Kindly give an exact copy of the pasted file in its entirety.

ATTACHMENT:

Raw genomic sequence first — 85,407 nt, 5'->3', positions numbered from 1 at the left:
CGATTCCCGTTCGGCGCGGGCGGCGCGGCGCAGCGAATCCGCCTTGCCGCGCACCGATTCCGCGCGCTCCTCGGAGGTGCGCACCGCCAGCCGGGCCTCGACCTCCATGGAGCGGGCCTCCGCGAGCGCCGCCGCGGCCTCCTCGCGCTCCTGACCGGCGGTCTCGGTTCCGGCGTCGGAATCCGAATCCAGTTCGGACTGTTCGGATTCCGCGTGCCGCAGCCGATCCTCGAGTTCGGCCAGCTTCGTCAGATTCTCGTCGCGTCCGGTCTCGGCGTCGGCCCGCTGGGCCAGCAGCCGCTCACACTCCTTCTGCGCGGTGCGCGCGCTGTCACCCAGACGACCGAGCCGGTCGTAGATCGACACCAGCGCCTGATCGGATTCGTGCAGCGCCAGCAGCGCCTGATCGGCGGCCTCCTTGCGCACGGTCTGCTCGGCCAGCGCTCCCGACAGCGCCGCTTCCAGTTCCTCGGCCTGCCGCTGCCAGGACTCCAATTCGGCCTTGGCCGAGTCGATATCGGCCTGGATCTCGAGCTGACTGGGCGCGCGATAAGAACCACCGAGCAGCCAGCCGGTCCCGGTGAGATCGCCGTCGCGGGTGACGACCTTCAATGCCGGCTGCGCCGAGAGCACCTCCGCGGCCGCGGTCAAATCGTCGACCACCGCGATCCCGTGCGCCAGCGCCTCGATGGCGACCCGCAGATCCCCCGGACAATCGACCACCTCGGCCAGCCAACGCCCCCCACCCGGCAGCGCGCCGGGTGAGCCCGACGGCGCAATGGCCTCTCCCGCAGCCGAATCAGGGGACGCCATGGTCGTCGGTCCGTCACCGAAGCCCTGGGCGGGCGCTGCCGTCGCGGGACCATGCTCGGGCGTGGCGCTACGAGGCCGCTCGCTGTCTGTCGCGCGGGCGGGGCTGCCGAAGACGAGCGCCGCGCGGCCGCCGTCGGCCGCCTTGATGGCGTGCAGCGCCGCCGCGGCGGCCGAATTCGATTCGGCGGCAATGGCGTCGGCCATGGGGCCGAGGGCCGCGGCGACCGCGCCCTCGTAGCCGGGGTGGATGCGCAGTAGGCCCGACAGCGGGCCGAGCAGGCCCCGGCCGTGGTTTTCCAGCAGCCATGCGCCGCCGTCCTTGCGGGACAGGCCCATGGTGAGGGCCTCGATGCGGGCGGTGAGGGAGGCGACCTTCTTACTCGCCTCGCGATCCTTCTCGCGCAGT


Raw genomic sequence first — 85,407 nt, 5'->3', positions numbered from 1 at the left:
CGATTCCCGTTCGGCGCGGGCGGCGCGGCGCAGCGAATCCGCCTTGCCGCGCACCGATTCCGCGCGCTCCTCGGAGGTGCGCACCGCCAGCCGGGCCTCGACCTCCATGGAGCGGGCCTCCGCGAGCGCCGCCGCGGCCTCCTCGCGCTCCTGACCGGCGGTCTCGGTTCCGGCGTCGGAATCCGAATCCAGTTCGGACTGTTCGGATTCCGCGTGCCGCAGCCGATCCTCGAGTTCGGCCAGCTTCGTCAGATTCTCGTCGCGTCCGGTCTCGGCGTCGGCCCGCTGGGCCAGCAGCCGCTCACACTCCTTCTGCGCGGTGCGCGCGCTGTCACCCAGACGACCGAGCCGGTCGTAGATCGACACCAGCGCCTGATCGGATTCGTGCAGCGCCAGCAGCGCCTGATCGGCGGCCTCCTTGCGCACGGTCTGCTCGGCCAGCGCTCCCGACAGCGCCGCTTCCAGTTCCTCGGCCTGCCGCTGCCAGGACTCCAATTCGGCCTTGGCCGAGTCGATATCGGCCTGGATCTCGAGCTGACTGGGCGCGCGATAAGAACCACCGAGCAGCCAGCCGGTCCCGGTGAGATCGCCGTCGCGGGTGACGACCTTCAATGCCGGCTGCGCCGAGAGCACCTCCGCGGCCGCGGTCAAATCGTCGACCACCGCGATCCCGTGCGCCAGCGCCTCGATGGCGACCCGCAGATCCCCCGGACAATCGACCACCTCGGCCAGCCAACGCCCCCCACCCGGCAGCGCGCCGGGTGAGCCCGACGGCGCAATGGCCTCTCCCGCAGCCGAATCAGGGGACGCCATGGTCGTCGGTCCGTCACCGAAGCCCTGGGCGGGCGCTGCCGTCGCGGGACCATGCTCGGGCGTGGCGCTACGAGGCCGCTCGCTGTCTGTCGCGCGGGCGGGGCTGCCGAAGACGAGCGCCGCGCGGCCGCCGTCGGCCGCCTTGATGGCGTGCAGCGCCGCCGCGGCGGCCGAATTCGATTCGGCGGCAATGGCGTCGGCCATGGGGCCGAGGGCCGCGGCGACCGCGCCCTCGTAGCCGGGGTGGATGCGCAGTAGGCCCGACAGCGGGCCGAGCAGGCCCCGGCCGTGGTTTTCCAGCAGCCATGCGCCGCCGTCCTTGCGGGACAGGCCCATGGTGAGGGCCTCGATGCGGGCGGTGAGGGAGGCGACCTTCTTACTCGCCTCGCGATCCTTCTCGCGCAGT